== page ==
The Internal Revenue Code provides default rules for taxing cross-border transactions. However, a tax treaty between the United States and the home country of a foreign taxpayer, or a country in which a U.S. taxpayer does business or produces income, takes priority over the default rules. Thus, assessing the tax impact of cross-border activity requires familiarity with any applicable tax treaty as well as with the default rules set forth in the Code.

    Outbound Transactions

    In the simplest form of outbound transaction, individual U.S. taxpayers invest in or do business in foreign jurisdictions directly, reporting all income and losses on an annual basis just as they would for U.S.-based business or investment, subject only to their obligations to the relevant foreign jurisdiction. Income tax paid to the foreign jurisdiction is taken as either a credit or deduction against the U.S. taxes generated by the foreign income. The credit is limited each year by a taxpayer’s total U.S. tax liability multiplied by a ratio of the taxpayer’s total foreign source income over the taxpayer’s total worldwide income. This limit effectively results in foreign income being taxed at the higher of the U.S. or average tax rate paid on worldwide foreign income. Income earned in low-tax jurisdictions thus permits the U.S. taxpayer to take advantage of excess tax paid in high-tax jurisdictions that would otherwise be lost.

    U.S. Taxpayers Investing Through Foreign Entities

    U.S. taxpayers often choose to engage in foreign business and investment activity through corporations, partnerships, or limited liability companies for a variety of reasons. For example, the separate-entity status of corporations may permit shareholders to defer taxation on their corporate earnings until they receive a corporate distribution, either in the form of a dividend or redemption.4 Historically, a corporation was often the investment vehicle of choice for foreign business and investment activity, since corporations with no U.S.-source income offered multiple tax-avoidance opportunities. In response, Congress enacted various provisions restricting the manipulation of income and expense that might otherwise accrue by using the corporate form for international investment.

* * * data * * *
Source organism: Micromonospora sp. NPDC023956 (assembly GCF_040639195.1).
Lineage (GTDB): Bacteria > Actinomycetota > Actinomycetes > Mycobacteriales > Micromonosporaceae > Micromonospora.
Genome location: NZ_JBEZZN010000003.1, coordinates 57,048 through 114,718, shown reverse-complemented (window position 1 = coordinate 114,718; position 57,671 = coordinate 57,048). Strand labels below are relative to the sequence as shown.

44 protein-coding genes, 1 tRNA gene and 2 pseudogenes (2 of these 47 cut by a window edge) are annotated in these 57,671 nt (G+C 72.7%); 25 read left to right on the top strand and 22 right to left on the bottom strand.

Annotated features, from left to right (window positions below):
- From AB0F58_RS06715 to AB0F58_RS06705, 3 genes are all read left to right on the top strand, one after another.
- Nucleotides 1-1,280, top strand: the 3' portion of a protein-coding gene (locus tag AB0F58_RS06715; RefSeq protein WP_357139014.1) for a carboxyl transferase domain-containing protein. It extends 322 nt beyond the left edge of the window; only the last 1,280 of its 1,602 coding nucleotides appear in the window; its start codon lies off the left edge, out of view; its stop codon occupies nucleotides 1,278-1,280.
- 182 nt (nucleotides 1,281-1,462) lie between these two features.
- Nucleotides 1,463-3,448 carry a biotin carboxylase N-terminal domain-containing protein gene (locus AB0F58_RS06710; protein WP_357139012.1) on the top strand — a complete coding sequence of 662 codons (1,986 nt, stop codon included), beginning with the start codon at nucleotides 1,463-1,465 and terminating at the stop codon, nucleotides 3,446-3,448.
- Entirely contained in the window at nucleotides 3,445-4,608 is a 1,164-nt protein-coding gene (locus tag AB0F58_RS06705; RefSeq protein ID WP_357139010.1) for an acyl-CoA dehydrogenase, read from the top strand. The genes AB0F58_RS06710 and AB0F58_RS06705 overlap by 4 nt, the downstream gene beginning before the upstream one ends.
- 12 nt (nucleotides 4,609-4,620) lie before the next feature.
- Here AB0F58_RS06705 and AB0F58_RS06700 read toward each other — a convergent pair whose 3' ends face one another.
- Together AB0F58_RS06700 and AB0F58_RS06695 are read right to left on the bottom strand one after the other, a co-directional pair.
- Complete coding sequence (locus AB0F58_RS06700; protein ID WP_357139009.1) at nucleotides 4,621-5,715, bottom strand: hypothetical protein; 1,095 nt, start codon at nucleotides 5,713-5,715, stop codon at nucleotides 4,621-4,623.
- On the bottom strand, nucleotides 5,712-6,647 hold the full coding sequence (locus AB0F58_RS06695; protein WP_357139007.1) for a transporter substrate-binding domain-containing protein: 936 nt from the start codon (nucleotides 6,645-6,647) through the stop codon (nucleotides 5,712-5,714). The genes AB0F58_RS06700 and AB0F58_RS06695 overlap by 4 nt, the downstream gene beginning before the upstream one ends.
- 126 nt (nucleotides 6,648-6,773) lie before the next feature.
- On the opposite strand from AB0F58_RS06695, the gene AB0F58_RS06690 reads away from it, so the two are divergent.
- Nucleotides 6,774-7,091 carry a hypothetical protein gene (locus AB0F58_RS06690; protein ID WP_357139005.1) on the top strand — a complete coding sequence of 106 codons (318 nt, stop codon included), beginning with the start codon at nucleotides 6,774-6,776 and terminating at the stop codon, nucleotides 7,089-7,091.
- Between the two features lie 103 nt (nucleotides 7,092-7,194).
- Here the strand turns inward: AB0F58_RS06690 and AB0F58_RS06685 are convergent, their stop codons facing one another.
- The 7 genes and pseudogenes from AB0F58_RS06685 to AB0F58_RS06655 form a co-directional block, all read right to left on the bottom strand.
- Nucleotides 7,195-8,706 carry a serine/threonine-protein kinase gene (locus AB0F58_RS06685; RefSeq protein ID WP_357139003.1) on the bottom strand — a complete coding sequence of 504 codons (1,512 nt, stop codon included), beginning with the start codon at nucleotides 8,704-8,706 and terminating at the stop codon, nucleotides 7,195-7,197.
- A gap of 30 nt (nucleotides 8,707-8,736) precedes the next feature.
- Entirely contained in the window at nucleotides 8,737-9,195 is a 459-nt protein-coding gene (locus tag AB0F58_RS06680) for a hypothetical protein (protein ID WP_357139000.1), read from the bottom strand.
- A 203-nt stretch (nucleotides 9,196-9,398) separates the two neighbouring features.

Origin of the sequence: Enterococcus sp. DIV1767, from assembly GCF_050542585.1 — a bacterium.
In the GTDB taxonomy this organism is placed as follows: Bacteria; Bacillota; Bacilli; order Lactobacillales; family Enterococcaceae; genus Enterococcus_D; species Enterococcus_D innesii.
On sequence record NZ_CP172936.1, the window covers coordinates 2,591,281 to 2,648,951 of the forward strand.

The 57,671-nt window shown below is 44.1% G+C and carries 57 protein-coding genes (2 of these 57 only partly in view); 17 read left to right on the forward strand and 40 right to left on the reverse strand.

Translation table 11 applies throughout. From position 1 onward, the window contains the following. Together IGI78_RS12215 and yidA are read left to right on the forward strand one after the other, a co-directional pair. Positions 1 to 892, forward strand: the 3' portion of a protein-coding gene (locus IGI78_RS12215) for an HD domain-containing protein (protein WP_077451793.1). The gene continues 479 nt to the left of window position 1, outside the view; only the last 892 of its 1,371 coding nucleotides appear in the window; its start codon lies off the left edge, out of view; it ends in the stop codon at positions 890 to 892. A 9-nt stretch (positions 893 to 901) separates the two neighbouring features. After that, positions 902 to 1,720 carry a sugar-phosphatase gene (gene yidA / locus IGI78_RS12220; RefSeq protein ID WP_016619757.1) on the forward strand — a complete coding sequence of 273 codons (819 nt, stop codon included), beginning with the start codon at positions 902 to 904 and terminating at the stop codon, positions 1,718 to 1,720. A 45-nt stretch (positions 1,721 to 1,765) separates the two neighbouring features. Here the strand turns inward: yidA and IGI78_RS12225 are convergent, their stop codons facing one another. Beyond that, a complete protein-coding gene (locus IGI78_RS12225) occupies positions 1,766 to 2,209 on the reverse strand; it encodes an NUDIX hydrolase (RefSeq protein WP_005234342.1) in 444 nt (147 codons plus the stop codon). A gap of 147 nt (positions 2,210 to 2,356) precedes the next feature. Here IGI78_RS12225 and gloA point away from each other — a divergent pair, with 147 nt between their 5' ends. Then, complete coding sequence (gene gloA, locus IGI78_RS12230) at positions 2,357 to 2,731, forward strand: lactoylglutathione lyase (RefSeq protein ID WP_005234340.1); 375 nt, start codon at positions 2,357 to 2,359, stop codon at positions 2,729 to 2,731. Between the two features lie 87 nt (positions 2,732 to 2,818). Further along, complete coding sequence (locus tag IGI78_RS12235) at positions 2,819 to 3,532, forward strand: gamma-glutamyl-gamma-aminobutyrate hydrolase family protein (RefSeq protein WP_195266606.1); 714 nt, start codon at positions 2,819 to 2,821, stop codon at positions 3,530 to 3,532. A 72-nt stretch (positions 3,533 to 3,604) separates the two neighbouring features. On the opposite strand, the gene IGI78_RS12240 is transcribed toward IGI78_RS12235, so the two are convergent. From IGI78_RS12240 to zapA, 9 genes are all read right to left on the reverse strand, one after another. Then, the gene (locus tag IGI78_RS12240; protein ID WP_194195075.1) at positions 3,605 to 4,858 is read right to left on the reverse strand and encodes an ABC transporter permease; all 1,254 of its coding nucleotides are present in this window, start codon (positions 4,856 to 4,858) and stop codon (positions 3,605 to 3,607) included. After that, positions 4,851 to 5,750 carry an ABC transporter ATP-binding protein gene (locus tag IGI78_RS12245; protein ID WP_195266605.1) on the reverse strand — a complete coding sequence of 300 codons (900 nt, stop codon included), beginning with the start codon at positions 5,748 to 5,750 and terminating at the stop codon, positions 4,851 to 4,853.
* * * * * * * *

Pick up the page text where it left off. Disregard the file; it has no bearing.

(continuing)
Controlled Foreign Corporation

    Subpart F of the Code provides the primary mechanism used to prevent avoidance or deferral of U.S. tax through the use of a controlled foreign corporation (CFC). The subpart F rules trigger the immediate inclusion in shareholders’ gross income of their pro rata share of certain earnings of a CFC even if not yet distributed, and, as such, are an antideferral regime. The types of undistributed income that a CFC shareholder must include are (1) the CFC’s subpart F income for the year; (2) the CFC’s previously excluded subpart F income that is withdrawn during the year from certain investments; and (3) the CFC’s increase in earnings invested in U.S. property.5 The income is not taxed again when distributed.6